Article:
Latest posts by Dr. Dan (see all)
- Dr. Dan’s Top 5 CV Tips for Residents - July 7, 2016
- Introducing Dr. Dan: Your Residency-to-Working-World Guide - June 10, 2016
Ten years ago was a simpler time. I was unaware of how a mortgage worked, I thought of Facebook as “thefacebook,’’ and certainly nothing was “bae.” (Aka “cool,” for the uninitiated. Giving summer physicals to teenagers annually expands my vocabulary.)
Back then, I had my first college job at the Career Center on my undergraduate campus, where I conducted workshops and individual sessions on how to craft a compelling, professional resume. The job allowed me to explore the business world while indulging my detail-oriented personality (med school foreshadowing anyone?). Along the way, I learned several foundational truths about resumes, many of which apply to new residency grads. Here they are.
1. Use Your Template, not the Template
Your resume is a reflection of you. Customization and personalization are strongly encouraged, if not essential.
Too many resumes are borne of the cookie cutter templates available on word processing programs and online. In many cases, these templates are poorly formatted and haphazardly organized. Whatever you do, promise me you won’t use them verbatim (yes, many people do this.) Simply filling in the blanks is a surefire path to a forgettable resume.
Instead, skim around the templates, but then start with a blank page. Consider your goals and take highlights from a few examples you find. This may be a section name, bulleting style, or a formatted header. For example, my resume includes an “Advocacy and Professional Interests” section. This contains several current projects and worthwhile residency experiences that I consider valuable.
That specific section might not be appropriate for your resume, but you get the idea. Customize within reason to make your document memorable.
2. Keep It Brief
Hot take: most residency graduate resumes should be one page long. That’s right: one. I sympathize, believe me! You spent the better part of a decade (perhaps more) jumping through hoops, and now it’s your chance to tell the world! Not so fast. Brevity will reflect more positively upon you than a lengthy tome about how exactly you tortured those mice for your research project.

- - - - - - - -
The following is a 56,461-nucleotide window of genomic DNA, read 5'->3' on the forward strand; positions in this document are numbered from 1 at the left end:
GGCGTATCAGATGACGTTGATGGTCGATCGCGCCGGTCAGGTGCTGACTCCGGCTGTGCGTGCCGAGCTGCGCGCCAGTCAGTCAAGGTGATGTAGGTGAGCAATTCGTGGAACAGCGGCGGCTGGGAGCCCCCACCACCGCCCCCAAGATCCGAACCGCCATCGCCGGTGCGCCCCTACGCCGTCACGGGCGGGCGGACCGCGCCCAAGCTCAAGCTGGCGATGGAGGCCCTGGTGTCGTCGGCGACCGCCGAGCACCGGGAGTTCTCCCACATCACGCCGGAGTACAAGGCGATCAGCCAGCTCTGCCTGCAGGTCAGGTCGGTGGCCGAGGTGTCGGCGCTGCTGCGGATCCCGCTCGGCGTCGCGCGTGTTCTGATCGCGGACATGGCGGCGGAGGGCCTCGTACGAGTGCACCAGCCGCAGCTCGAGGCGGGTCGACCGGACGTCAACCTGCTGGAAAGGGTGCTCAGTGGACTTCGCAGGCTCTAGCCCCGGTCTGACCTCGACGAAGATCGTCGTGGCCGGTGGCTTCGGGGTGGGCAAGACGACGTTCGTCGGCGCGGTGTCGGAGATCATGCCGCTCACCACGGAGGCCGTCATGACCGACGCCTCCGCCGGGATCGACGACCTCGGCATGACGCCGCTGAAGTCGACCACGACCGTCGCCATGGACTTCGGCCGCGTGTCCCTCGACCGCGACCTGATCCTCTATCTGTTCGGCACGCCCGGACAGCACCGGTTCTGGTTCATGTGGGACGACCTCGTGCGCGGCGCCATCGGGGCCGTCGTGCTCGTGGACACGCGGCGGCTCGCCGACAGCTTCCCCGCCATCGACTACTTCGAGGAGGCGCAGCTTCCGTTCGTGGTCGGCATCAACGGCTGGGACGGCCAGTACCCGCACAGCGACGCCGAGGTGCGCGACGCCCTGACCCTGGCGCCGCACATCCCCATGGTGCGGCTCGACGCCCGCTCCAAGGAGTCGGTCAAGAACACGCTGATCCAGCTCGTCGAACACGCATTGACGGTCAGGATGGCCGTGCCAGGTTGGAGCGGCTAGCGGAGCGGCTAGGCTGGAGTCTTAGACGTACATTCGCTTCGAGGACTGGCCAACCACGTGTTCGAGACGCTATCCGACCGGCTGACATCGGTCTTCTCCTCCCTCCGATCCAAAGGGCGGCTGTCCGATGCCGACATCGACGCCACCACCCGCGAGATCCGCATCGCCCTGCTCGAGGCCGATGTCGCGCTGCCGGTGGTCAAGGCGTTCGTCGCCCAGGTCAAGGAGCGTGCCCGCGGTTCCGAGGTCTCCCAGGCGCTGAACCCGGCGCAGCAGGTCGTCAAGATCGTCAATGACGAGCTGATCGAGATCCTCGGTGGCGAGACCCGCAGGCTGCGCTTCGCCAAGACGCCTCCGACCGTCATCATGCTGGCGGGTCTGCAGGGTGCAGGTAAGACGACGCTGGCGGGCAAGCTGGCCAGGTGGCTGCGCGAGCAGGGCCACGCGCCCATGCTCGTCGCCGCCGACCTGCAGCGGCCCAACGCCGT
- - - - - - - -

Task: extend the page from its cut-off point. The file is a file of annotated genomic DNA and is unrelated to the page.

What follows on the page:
It’s reasonable to start with a longer document comprising all your experiences and then whittle away. Cut and edit and cut again, balancing simplicity and completeness. It’s certainly tempting to dust off those slick undergrad moves of compressing margins and massaging that text size to 11.25. Please don’t. Remember: your resume gets you in the door and the interview gets you the job. Better to leave the reader with a few follow-up questions rather than inundated with extraneous detail.
3. Keep It Relevant
For a few months during college, I was also a janitor for a few months (the resume gig was far livelier!). Once upon a time, the janitor job was featured prominently on my resume. Today? No way. Residents should focus on residency and (maybe) the final two years of medical school for resume-worthy material. Recent is relevant. Don’t feel obligated to fill space, it will make the editing process far easier.
4. Paint a Picture
The most effective resume sections tell a story over the course of a few bullet points. To do this, briefly present a situation or task you faced, describe how you dealt with it, and report the end result. This format is compelling because it expresses something concrete and specific, qualities often lost in the detail-free, thesaurus-heavy nature of most resumes. Best of all, telling a story invites follow-up questions and allows you to shape the narrative of the upcoming interview.
Here’s an example from my own CV:
Developed and implemented a program with my wife, a pediatric dentistry resident, that provided a child’s first toothbrush at the well-child visit following eruption of their first tooth. Over 500 toothbrushes were distributed and resident knowledge of infant oral hygiene nearly doubled over a six-month study period.
5. Ask for Help
It’s tempting for residents to “wing it” when it comes to their first resume. Several ego-fortifying years of post-undergraduate education is likely to blame. I strongly encourage anyone drafting a resume to seek out multiple reviewers. Find a savvy mentor within your program or reconnect with a trusted med school faculty member. Send one to a law student/attorney friend and ask them to (literally) parse every word. Email a copy to your parents or siblings, as this will allow you to gently humblebrag while reminding them you’re still alive. The more input you receive, the more effective your resume will be.
Your final resume should highlight your unique qualities in a focused, memorable way. Done correctly, this document will open the door to the next step of the process: interviews. I’ll walk you through the basics of phone interviews next month. Because phones, I’m told, are so bae.